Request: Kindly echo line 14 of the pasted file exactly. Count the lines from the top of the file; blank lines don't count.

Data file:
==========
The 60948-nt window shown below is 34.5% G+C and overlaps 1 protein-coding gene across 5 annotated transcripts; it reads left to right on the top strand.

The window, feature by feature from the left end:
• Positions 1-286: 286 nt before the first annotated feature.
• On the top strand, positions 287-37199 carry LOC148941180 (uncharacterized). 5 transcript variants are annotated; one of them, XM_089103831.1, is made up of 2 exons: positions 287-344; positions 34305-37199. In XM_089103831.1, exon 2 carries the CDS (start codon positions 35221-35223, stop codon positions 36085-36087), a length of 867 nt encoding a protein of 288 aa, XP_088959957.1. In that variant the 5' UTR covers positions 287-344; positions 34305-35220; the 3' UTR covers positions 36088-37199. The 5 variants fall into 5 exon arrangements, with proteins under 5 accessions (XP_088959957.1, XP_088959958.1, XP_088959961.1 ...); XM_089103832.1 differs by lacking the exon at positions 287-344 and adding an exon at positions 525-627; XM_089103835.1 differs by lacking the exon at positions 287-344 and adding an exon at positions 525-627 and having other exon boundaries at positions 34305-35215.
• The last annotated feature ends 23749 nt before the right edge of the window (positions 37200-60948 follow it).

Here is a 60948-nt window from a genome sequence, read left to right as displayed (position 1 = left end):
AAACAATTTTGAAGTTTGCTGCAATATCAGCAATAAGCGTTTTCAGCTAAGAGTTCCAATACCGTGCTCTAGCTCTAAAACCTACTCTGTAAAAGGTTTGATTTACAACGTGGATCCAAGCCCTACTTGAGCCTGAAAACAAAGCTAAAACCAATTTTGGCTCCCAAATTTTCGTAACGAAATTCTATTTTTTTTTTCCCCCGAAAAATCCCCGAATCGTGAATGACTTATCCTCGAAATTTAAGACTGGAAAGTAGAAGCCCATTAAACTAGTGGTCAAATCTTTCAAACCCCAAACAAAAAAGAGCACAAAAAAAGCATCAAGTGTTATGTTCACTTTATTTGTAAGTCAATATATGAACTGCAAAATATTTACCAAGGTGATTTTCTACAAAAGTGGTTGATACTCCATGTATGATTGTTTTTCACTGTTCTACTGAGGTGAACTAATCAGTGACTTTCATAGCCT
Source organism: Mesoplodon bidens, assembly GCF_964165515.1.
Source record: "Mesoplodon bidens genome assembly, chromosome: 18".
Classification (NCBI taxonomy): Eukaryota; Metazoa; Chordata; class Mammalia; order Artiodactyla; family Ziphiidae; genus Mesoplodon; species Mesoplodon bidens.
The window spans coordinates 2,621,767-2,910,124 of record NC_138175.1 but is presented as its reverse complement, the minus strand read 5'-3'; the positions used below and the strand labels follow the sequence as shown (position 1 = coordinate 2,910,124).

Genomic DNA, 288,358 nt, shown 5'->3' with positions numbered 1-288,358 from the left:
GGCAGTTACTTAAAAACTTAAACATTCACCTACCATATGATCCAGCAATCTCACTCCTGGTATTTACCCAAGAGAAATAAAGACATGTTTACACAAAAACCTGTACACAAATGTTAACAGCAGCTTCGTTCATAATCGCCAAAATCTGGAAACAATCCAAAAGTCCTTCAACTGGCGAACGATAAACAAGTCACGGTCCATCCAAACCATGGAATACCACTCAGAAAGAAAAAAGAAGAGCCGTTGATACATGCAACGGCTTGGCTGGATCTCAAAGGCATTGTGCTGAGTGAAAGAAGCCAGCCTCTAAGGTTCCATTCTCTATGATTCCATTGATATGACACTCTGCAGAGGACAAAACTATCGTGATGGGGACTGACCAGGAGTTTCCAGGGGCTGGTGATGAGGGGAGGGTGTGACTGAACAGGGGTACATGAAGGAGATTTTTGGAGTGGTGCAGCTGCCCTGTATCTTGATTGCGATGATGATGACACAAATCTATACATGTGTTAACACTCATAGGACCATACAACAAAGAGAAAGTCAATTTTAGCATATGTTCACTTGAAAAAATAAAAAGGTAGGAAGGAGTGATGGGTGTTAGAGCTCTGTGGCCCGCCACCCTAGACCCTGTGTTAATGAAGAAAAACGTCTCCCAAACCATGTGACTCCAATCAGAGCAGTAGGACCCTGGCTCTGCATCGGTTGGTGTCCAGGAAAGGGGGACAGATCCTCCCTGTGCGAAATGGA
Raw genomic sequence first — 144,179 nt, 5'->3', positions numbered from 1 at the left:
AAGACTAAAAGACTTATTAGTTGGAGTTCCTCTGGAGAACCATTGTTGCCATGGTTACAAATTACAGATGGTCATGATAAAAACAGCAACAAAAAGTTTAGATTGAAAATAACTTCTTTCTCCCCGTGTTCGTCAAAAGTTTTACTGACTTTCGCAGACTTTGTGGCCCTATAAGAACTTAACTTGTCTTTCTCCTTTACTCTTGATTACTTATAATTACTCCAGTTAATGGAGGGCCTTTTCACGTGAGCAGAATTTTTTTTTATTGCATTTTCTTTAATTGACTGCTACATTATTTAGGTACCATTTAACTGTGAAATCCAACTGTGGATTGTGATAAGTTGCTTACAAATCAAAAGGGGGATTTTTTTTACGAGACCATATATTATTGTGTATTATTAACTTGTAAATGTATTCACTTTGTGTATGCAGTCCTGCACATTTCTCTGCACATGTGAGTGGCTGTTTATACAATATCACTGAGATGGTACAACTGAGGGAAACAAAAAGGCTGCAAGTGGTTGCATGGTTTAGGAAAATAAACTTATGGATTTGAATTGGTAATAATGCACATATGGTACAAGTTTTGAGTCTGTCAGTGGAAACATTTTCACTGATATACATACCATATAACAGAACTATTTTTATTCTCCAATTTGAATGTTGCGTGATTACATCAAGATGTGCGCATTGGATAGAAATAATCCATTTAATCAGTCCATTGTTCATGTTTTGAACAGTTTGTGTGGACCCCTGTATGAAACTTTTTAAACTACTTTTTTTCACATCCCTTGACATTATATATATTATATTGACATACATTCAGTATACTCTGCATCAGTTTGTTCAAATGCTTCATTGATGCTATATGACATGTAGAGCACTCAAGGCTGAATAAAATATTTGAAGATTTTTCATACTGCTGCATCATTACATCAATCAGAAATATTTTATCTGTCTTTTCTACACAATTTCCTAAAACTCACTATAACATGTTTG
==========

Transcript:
Raw genomic sequence first — 144,179 nt, 5'->3', positions numbered from 1 at the left: